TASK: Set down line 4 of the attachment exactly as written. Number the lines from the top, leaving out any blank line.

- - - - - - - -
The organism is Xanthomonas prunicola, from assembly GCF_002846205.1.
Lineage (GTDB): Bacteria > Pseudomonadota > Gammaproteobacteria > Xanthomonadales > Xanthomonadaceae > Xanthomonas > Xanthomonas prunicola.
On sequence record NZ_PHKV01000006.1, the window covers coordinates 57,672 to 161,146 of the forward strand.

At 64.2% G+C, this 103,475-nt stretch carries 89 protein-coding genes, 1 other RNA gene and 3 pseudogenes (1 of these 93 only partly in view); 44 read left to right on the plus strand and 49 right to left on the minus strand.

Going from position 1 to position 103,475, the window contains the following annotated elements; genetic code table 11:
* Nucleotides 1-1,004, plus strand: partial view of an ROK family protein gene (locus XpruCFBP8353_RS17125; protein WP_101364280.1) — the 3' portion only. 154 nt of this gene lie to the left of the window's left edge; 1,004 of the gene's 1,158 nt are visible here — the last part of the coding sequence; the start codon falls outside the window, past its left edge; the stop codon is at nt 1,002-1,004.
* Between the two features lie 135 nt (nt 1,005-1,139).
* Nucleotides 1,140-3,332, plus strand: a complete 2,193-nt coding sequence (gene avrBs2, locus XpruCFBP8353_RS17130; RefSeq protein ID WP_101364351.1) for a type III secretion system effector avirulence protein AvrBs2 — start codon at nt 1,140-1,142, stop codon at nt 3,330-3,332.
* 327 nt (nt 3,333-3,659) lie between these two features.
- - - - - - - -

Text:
At 64.2% G+C, this 103,475-nt stretch carries 89 protein-coding genes, 1 other RNA gene and 3 pseudogenes (1 of these 93 only partly in view); 44 read left to right on the plus strand and 49 right to left on the minus strand.